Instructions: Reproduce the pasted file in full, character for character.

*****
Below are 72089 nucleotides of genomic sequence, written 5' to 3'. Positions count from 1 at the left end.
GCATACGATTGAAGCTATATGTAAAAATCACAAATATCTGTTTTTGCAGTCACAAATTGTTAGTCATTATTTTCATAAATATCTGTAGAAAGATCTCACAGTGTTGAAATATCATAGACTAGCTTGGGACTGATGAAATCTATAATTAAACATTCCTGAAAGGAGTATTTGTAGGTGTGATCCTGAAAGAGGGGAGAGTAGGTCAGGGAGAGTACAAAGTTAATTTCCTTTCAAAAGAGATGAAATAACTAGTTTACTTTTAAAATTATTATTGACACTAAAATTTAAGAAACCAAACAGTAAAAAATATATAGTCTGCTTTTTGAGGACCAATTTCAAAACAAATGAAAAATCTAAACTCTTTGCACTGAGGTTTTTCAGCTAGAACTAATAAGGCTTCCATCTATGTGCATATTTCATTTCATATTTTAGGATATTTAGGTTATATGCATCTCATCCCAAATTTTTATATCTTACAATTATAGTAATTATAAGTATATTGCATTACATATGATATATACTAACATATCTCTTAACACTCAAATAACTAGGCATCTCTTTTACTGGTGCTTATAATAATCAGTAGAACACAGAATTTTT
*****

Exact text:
Below are 72089 nucleotides of genomic sequence, written 5' to 3'. Positions count from 1 at the left end.
GCATACGATTGAAGCTATATGTAAAAATCACAAATATCTGTTTTTGCAGTCACAAATTGTTAGTCATTATTTTCATAAATATCTGTAGAAAGATCTCACAGTGTTGAAATATCATAGACTAGCTTGGGACTGATGAAATCTATAATTAAACATTCCTGAAAGGAGTATTTGTAGGTGTGATCCTGAAAGAGGGGAGAGTAGGTCAGGGAGAGTACAAAGTTAATTTCCTTTCAAAAGAGATGAAATAACTAGTTTACTTTTAAAATTATTATTGACACTAAAATTTAAGAAACCAAACAGTAAAAAATATATAGTCTGCTTTTTGAGGACCAATTTCAAAACAAATGAAAAATCTAAACTCTTTGCACTGAGGTTTTTCAGCTAGAACTAATAAGGCTTCCATCTATGTGCATATTTCATTTCATATTTTAGGATATTTAGGTTATATGCATCTCATCCCAAATTTTTATATCTTACAATTATAGTAATTATAAGTATATTGCATTACATATGATATATACTAACATATCTCTTAACACTCAAATAACTAGGCATCTCTTTTACTGGTGCTTATAATAATCAGTAGAACACAGAATTTTT